Tomato was domesticated from the wild plant Solanum pimpinellifolium, which grows in equatorial countries including Ecuador and Peru. In these countries, the number of sunlight hours in a day remains relatively constant throughout the year, so the plant cannot use the relative lengths of day and night to detect the changing seasons.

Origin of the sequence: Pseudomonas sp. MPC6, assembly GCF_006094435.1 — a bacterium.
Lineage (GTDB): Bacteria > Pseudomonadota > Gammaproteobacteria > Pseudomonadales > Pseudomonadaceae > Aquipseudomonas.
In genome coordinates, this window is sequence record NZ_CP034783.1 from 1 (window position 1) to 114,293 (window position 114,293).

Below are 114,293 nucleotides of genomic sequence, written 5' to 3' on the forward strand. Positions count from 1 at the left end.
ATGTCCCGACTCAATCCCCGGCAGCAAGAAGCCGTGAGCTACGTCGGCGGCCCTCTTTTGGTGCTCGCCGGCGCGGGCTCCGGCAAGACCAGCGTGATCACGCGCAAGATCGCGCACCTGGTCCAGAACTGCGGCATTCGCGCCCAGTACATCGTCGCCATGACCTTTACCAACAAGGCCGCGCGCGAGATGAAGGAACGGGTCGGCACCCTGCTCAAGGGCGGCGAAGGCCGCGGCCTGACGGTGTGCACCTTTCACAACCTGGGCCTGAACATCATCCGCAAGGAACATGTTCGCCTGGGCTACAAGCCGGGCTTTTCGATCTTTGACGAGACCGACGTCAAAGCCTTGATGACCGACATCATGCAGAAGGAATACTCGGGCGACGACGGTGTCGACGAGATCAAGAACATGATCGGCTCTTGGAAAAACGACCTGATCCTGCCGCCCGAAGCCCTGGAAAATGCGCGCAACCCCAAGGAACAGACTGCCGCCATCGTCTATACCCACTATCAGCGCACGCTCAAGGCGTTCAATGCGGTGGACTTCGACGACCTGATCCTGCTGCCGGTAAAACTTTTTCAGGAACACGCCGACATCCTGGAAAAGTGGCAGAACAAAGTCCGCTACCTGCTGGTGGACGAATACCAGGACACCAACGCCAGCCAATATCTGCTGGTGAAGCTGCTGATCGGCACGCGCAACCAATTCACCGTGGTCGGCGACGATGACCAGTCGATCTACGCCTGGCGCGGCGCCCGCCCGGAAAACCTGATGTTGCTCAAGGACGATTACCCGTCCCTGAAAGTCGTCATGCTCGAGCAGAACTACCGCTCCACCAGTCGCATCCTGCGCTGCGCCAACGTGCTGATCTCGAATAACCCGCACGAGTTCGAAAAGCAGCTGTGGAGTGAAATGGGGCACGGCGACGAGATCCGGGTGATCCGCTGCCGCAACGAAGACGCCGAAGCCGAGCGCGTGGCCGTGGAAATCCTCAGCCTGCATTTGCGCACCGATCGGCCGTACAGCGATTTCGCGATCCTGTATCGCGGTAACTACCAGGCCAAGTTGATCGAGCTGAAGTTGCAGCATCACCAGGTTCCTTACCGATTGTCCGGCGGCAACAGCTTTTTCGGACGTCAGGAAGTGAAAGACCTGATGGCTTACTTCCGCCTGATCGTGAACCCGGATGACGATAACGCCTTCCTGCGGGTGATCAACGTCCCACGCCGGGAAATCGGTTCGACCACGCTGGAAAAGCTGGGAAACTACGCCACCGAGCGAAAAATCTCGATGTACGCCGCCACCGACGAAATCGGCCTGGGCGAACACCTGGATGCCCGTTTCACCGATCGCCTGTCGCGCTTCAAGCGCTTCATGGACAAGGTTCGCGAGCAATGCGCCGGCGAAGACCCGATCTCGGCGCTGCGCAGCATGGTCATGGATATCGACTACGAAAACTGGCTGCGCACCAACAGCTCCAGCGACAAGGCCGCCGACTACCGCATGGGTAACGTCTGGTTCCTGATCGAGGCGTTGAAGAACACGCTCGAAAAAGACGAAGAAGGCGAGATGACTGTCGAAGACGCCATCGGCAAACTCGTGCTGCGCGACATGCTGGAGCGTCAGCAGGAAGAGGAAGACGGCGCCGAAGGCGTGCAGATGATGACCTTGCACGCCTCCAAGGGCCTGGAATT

Researchers in Germany found that the circadian clock in the domestic tomato runs on a cycle which is around two hours longer than that of its wild relative. Detailed analysis showed that this longer cycle is driven by a regulatory gene. Experiments which replace this longer-cycle gene in the domestic tomato with the shorter-cycle copy from its wild relative show that plants carrying the longer-cycle gene are shorter, flower later, and have more chlorophyll. All of these changes may in turn improve crop performance.